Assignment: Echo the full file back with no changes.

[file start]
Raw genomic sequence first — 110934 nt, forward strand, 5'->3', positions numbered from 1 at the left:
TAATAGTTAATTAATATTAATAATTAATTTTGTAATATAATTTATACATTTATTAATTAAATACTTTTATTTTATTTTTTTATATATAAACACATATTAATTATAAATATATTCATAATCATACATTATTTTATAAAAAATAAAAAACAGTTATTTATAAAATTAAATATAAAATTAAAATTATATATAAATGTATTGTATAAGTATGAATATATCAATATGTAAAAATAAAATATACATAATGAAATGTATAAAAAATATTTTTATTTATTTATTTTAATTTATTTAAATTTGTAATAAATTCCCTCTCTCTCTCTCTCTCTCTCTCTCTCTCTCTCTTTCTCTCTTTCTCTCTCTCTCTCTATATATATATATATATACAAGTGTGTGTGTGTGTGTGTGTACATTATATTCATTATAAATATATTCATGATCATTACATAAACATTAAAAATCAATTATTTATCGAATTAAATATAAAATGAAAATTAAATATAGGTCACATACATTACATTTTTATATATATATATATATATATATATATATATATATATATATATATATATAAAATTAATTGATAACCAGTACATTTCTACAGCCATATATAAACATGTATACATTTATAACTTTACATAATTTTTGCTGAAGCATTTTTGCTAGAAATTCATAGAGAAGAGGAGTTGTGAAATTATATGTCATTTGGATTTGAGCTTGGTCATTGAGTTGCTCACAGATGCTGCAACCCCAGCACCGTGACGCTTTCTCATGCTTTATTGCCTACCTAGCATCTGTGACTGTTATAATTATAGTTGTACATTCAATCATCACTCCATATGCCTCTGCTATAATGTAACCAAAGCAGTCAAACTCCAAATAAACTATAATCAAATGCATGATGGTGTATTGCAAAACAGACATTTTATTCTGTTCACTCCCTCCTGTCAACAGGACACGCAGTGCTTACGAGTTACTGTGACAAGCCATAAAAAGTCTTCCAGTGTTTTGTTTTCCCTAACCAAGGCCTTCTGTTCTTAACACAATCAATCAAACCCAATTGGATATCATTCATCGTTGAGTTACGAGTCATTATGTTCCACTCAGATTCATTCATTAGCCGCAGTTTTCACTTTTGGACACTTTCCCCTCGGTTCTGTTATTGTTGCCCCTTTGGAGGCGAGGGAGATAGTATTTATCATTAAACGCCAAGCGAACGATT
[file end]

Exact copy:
Raw genomic sequence first — 110934 nt, forward strand, 5'->3', positions numbered from 1 at the left:
TAATAGTTAATTAATATTAATAATTAATTTTGTAATATAATTTATACATTTATTAATTAAATACTTTTATTTTATTTTTTTATATATAAACACATATTAATTATAAATATATTCATAATCATACATTATTTTATAAAAAATAAAAAACAGTTATTTATAAAATTAAATATAAAATTAAAATTATATATAAATGTATTGTATAAGTATGAATATATCAATATGTAAAAATAAAATATACATAATGAAATGTATAAAAAATATTTTTATTTATTTATTTTAATTTATTTAAATTTGTAATAAATTCCCTCTCTCTCTCTCTCTCTCTCTCTCTCTCTCTCTTTCTCTCTTTCTCTCTCTCTCTCTATATATATATATATATACAAGTGTGTGTGTGTGTGTGTGTACATTATATTCATTATAAATATATTCATGATCATTACATAAACATTAAAAATCAATTATTTATCGAATTAAATATAAAATGAAAATTAAATATAGGTCACATACATTACATTTTTATATATATATATATATATATATATATATATATATATATATATATATATAAAATTAATTGATAACCAGTACATTTCTACAGCCATATATAAACATGTATACATTTATAACTTTACATAATTTTTGCTGAAGCATTTTTGCTAGAAATTCATAGAGAAGAGGAGTTGTGAAATTATATGTCATTTGGATTTGAGCTTGGTCATTGAGTTGCTCACAGATGCTGCAACCCCAGCACCGTGACGCTTTCTCATGCTTTATTGCCTACCTAGCATCTGTGACTGTTATAATTATAGTTGTACATTCAATCATCACTCCATATGCCTCTGCTATAATGTAACCAAAGCAGTCAAACTCCAAATAAACTATAATCAAATGCATGATGGTGTATTGCAAAACAGACATTTTATTCTGTTCACTCCCTCCTGTCAACAGGACACGCAGTGCTTACGAGTTACTGTGACAAGCCATAAAAAGTCTTCCAGTGTTTTGTTTTCCCTAACCAAGGCCTTCTGTTCTTAACACAATCAATCAAACCCAATTGGATATCATTCATCGTTGAGTTACGAGTCATTATGTTCCACTCAGATTCATTCATTAGCCGCAGTTTTCACTTTTGGACACTTTCCCCTCGGTTCTGTTATTGTTGCCCCTTTGGAGGCGAGGGAGATAGTATTTATCATTAAACGCCAAGCGAACGATT